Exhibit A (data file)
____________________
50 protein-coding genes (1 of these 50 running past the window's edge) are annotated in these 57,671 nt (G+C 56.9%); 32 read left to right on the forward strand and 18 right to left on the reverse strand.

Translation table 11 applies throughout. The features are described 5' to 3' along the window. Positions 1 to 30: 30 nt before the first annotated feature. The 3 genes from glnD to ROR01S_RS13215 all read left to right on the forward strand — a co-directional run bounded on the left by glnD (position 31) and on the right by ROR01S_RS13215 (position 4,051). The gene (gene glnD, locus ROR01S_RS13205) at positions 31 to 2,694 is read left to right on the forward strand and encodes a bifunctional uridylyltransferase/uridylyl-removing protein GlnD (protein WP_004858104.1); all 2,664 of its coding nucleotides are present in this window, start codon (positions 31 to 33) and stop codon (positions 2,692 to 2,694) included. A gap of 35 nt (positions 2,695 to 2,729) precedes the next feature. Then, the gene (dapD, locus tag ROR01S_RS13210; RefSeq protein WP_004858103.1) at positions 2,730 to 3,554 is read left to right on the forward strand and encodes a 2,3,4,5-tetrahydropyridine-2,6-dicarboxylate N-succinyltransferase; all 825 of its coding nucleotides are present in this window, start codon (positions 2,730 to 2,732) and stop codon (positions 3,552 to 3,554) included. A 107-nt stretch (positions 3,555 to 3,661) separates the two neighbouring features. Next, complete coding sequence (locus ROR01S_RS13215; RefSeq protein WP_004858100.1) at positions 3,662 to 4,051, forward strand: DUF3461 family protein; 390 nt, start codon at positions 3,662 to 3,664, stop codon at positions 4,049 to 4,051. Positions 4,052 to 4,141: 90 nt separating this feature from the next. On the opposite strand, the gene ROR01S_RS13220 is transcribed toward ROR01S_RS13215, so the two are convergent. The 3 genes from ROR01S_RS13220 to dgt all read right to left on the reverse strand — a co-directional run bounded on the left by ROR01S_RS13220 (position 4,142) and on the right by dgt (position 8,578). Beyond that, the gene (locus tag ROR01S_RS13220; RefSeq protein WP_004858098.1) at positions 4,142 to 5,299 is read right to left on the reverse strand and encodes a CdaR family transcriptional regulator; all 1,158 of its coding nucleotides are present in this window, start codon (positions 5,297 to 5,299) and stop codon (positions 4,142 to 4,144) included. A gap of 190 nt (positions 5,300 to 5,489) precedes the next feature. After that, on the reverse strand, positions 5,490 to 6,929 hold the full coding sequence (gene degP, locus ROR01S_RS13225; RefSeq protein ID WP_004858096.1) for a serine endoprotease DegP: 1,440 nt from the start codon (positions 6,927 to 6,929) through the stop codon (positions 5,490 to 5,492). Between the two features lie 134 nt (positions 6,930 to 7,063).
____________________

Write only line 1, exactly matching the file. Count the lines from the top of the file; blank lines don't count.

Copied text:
50 protein-coding genes (1 of these 50 running past the window's edge) are annotated in these 57,671 nt (G+C 56.9%); 32 read left to right on the forward strand and 18 right to left on the reverse strand.